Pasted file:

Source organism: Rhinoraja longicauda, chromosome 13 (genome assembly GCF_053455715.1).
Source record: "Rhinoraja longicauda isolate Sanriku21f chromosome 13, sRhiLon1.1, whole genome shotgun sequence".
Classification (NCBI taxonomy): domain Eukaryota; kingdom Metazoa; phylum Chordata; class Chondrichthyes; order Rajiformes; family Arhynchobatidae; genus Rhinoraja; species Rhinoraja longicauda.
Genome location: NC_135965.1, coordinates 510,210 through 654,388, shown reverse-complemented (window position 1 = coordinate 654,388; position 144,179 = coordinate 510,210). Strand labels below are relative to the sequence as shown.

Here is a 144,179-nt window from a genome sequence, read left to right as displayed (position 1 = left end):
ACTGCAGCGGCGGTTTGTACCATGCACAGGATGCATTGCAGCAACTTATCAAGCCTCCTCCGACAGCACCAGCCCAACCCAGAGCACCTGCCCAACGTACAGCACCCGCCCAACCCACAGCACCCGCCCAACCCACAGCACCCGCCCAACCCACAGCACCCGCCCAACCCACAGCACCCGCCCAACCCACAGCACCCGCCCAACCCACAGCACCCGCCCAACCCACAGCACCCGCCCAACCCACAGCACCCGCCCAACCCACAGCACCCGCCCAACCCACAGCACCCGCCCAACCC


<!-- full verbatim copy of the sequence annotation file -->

Source organism: Rhinoraja longicauda, chromosome 13 (genome assembly GCF_053455715.1).
Source record: "Rhinoraja longicauda isolate Sanriku21f chromosome 13, sRhiLon1.1, whole genome shotgun sequence".
Classification (NCBI taxonomy): domain Eukaryota; kingdom Metazoa; phylum Chordata; class Chondrichthyes; order Rajiformes; family Arhynchobatidae; genus Rhinoraja; species Rhinoraja longicauda.
Genome location: NC_135965.1, coordinates 510,210 through 654,388, shown reverse-complemented (window position 1 = coordinate 654,388; position 144,179 = coordinate 510,210). Strand labels below are relative to the sequence as shown.

Here is a 144,179-nt window from a genome sequence, read left to right as displayed (position 1 = left end):
ACTGCAGCGGCGGTTTGTACCATGCACAGGATGCATTGCAGCAACTTATCAAGCCTCCTCCGACAGCACCAGCCCAACCCAGAGCACCTGCCCAACGTACAGCACCCGCCCAACCCACAGCACCCGCCCAACCCACAGCACCCGCCCAACCCACAGCACCCGCCCAACCCACAGCACCCGCCCAACCCACAGCACCCGCCCAACCCACAGCACCCGCCCAACCCACAGCACCCGCCCAACCCACAGCACCCGCCCAACCCACAGCACCCGCCCAACCCACAGCACCCGCCCAACCC